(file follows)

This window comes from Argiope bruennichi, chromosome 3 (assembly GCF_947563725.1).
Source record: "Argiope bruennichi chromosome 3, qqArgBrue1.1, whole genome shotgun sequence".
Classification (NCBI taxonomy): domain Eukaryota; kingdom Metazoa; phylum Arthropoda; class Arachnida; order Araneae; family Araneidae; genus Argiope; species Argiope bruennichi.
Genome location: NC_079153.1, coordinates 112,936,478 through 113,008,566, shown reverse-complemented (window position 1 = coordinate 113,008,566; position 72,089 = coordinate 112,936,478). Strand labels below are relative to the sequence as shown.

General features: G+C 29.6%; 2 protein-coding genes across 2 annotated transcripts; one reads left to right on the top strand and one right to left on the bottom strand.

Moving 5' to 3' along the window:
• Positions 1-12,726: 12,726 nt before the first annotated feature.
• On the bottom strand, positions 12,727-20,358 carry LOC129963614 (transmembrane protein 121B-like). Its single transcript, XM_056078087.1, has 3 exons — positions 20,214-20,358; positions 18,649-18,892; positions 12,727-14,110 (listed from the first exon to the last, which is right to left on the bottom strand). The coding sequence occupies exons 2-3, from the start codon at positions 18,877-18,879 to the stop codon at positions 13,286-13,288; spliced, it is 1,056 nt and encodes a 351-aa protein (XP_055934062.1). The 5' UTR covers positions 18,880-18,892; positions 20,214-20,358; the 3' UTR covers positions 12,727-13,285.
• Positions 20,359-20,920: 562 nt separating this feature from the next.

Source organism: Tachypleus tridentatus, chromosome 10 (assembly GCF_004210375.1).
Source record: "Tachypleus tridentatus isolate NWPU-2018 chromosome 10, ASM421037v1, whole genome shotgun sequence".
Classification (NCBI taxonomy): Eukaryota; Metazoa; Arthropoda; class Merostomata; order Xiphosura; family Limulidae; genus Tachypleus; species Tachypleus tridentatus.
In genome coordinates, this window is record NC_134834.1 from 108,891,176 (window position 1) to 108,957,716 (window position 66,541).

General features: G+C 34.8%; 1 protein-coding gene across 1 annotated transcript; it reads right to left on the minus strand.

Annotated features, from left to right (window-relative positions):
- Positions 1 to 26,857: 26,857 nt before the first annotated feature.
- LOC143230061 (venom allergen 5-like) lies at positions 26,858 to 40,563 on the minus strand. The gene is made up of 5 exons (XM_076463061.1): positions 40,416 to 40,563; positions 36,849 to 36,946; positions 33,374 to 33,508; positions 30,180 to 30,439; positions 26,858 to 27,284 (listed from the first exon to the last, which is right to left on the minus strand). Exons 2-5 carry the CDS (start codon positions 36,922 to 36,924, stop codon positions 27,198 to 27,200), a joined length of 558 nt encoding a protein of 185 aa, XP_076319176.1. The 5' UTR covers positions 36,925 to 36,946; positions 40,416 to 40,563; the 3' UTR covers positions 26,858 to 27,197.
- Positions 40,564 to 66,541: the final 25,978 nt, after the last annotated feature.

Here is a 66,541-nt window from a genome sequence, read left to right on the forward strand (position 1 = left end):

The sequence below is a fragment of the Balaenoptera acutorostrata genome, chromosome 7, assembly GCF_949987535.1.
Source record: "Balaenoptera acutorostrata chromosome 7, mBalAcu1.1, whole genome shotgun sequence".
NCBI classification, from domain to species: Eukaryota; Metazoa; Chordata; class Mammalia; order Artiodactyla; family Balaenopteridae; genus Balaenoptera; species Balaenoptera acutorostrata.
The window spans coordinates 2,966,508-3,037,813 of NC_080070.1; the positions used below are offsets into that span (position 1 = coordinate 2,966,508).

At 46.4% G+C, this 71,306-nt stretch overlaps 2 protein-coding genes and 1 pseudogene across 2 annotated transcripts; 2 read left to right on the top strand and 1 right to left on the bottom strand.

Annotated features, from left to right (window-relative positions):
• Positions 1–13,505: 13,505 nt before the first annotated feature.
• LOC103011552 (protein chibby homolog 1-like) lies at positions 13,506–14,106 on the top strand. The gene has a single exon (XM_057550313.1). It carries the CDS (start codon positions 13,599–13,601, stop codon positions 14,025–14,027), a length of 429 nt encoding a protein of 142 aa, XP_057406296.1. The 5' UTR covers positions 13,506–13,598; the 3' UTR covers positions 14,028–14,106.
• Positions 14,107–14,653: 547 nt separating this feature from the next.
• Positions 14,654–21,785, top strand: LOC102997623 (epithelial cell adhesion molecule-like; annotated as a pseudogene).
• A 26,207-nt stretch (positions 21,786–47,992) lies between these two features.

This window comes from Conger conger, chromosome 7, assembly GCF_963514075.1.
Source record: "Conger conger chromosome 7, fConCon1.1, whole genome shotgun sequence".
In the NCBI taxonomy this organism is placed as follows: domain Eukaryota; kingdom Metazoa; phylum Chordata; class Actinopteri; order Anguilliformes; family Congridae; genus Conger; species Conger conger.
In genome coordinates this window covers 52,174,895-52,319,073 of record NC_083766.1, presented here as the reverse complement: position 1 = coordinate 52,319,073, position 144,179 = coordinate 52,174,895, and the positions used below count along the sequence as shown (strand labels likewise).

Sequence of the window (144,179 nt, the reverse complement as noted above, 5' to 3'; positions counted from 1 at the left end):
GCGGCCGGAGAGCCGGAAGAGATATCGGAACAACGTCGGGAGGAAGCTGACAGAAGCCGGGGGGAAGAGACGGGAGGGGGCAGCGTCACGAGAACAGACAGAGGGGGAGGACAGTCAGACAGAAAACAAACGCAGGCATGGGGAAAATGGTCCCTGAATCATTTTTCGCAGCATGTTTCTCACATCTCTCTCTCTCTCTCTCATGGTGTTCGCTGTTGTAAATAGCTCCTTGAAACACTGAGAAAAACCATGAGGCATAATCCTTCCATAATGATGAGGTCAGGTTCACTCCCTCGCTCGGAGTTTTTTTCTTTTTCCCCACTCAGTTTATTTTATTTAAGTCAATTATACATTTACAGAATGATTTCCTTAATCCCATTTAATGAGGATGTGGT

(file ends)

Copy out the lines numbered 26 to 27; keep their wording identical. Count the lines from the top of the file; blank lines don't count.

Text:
• Positions 1–13,505: 13,505 nt before the first annotated feature.
• LOC103011552 (protein chibby homolog 1-like) lies at positions 13,506–14,106 on the top strand. The gene has a single exon (XM_057550313.1). It carries the CDS (start codon positions 13,599–13,601, stop codon positions 14,025–14,027), a length of 429 nt encoding a protein of 142 aa, XP_057406296.1. The 5' UTR covers positions 13,506–13,598; the 3' UTR covers positions 14,028–14,106.